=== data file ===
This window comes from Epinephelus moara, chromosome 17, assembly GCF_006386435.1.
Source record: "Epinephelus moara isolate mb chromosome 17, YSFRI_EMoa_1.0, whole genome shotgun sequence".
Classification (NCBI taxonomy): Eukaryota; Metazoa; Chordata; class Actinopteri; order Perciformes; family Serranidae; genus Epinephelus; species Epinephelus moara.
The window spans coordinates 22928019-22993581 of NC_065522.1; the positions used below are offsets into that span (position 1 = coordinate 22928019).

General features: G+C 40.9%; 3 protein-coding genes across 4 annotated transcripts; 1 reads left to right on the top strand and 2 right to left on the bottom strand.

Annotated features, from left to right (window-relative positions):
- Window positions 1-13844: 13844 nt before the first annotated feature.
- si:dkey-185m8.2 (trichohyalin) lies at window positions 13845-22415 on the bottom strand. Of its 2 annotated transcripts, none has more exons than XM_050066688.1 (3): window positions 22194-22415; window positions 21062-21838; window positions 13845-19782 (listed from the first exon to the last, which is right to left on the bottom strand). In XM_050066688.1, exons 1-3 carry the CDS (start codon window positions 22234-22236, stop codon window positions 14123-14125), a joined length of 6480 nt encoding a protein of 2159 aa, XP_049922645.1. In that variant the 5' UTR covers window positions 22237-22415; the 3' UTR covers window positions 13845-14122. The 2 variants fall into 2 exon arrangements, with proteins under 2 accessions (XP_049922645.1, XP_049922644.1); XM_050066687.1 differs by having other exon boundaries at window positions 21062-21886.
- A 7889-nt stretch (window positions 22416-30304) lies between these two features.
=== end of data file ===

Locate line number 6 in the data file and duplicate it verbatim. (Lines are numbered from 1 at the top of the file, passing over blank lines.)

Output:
Annotated features, from left to right (window-relative positions):